MEMPHIS, Tenn. — Iowa State didn’t just get the result it wanted, it won the way it wanted to win.
The Cyclones dodged a couple of dodgy officiating decisions late in the game for their 21-20 Liberty Bowl victory over 20th-ranked Memphis Saturday. But here’s the funny thing: The ruling that ISU running back David Montgomery fumbled the ball away a hair before he crossed the goal line with 4:07 left infuriated everyone in Cyclone Country except head coach Matt Campbell.
Replays of Montgomery’s carry on the stadium’s video screen led the ISU fans here — there may have been as many as 25,000 — to feel the fumble call would be overturned and replaced by a touchdown. Campbell, though, was readying his defense to take the field with a 21-20 lead, not 28-20.
“He honestly, to be 100 percent true to you,” said Iowa State linebacker Joel Lanning, “came in the (defensive) huddle and said he hopes that call goes against us to show people that we’ve learned and made a difference on the defense and just got better every single week.”
The Cyclones blew fourth-quarter leads this season against Iowa, Oklahoma State and Kansas State. The latter, in ISU’s regular-season finale, was the bitterest. Not only were the Cyclones beaten on the final play at K-State, they and much of the objective world felt they got jobbed by a Big 12 officiating crew more given to picking up penalty flags than enforcing the calls it thought it originally saw.
Once the ACC officials determined Iowa State had lost a fumble for the first time this season, the fans of Cyclone faces were redder than their attire. Again? Was this really going to happen again, with Memphis quarterback Riley Ferguson so capable of taking his team down the field and into field goal position or the end zone for the win?
When the refs called pass interference on ISU’s Brian Peavy on a 3rd-and-10 Ferguson pass to Anthony Miller when it appeared Miller simply fell down, the rage and fear only grew stronger.
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When Ferguson hit receiver Damonte Coxie for 16 yards to take the Tigers to the ISU 40 on 4th and 10, things felt even darker. But Iowa State’s defense then forced four straight incompletions in its moment of truth.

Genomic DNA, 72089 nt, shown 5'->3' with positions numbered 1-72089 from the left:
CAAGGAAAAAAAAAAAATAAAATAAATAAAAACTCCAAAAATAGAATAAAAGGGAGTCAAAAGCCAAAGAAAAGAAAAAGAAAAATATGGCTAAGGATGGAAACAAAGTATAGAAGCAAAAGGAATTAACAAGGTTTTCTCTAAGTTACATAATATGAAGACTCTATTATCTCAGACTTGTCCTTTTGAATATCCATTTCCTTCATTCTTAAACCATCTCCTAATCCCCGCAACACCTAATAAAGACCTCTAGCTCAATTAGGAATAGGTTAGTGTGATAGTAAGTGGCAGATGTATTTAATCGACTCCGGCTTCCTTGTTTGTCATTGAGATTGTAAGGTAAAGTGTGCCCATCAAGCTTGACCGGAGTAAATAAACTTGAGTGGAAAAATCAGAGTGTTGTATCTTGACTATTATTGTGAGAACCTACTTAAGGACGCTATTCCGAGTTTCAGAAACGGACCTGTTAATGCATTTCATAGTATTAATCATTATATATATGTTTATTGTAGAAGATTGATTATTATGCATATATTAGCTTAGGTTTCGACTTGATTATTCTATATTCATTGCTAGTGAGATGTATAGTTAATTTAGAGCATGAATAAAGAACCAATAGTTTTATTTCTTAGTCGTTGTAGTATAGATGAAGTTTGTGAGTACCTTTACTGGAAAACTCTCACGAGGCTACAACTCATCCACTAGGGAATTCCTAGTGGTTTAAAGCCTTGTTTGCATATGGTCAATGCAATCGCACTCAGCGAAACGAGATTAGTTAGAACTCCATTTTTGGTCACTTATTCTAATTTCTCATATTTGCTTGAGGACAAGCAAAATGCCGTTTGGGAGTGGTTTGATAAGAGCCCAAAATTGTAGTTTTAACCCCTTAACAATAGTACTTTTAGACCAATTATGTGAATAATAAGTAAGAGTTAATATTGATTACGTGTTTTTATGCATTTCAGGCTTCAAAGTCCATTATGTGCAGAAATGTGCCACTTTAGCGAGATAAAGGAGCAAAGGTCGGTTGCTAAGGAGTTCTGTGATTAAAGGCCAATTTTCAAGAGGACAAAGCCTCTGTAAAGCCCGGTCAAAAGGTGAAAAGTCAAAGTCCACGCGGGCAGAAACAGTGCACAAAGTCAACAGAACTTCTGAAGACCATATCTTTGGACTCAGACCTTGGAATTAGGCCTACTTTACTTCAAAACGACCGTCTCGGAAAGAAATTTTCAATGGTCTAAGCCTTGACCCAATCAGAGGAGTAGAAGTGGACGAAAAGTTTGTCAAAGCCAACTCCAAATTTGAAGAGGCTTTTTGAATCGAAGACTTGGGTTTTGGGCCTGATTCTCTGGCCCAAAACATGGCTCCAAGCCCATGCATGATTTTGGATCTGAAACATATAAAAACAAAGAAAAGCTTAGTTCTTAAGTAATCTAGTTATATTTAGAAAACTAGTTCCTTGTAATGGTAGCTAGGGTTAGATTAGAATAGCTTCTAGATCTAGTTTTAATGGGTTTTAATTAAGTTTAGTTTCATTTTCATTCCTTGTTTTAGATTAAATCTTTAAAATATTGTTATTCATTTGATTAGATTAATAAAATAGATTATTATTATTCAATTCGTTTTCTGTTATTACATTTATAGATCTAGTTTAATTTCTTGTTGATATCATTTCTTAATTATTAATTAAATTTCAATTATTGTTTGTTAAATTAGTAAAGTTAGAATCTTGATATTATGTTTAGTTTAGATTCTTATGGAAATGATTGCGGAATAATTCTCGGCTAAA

Lanning, inserted at quarterback on the last possession to run the ball and try to eat what was left of the clock, had a nine-yard carry for a clinching first down. It was a capstone to his storybook senior season, and effectively ended the game. The Neil Diamond “Sweet Caroline” song Iowa State has adopted rang truer than ever. Good times never seemed so good.
An eight-win season after seniors like Lanning and the brilliant Lazard experienced just eight wins over their first three seasons. The first bowl victory in eight years. A third triumph over a ranked team, two in those teams’ home stadiums.
“Cyclone fans have done far more than we’ve given them,” said Iowa State Athletic Director Jamie Pollard. “They felt for a second there like ‘Here we go again.’ But this team found a way.”
Campbell truly did tell his defense he hoped the fumble call on Montgomery would stand. That’s insanity, right? Or is it something kind of great?
“To me,” Campbell said, “it was really a hardship last month with us not winning the last game we played, because we had the ability to do it.
“I don’t put that on the kids, I put that on me. I thought I didn’t do a good enough job when adversity hit our football team where I made a difference and settled us in.
“So, you take that and learn from it and grow from it. I told our kids in the huddle I hope this goes against us and hope the story at the end of the game is our ability to overcome adversity and win the game.”
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Not everything went against the Cyclones, you know. One apparent Memphis interception was overturned and ruled an incompletion. Another was negated by a roughing-the-passer penalty. Iowa State scored after both. The game-winner was when Lazard got a touchdown catch on a deflection off teammate Marchie Murdock and the review to see if Lazard was inbounds was upheld.
So after the breaks had evened out and it was make-or-break time for Iowa State’s defense? This time, the Cyclones didn’t break.
“I think the thing that finally resonates in this program is this can happen,” Campbell said, “not only with our players, but the people outside our program. Success and winning football games in Ames, Iowa can really happen.”
Everything football-wise at Iowa State has happened the hard way for, well, forever. So Campbell wanted to win the hard way. His players did just that.
Good times. In fact, they’ve never seemed so good.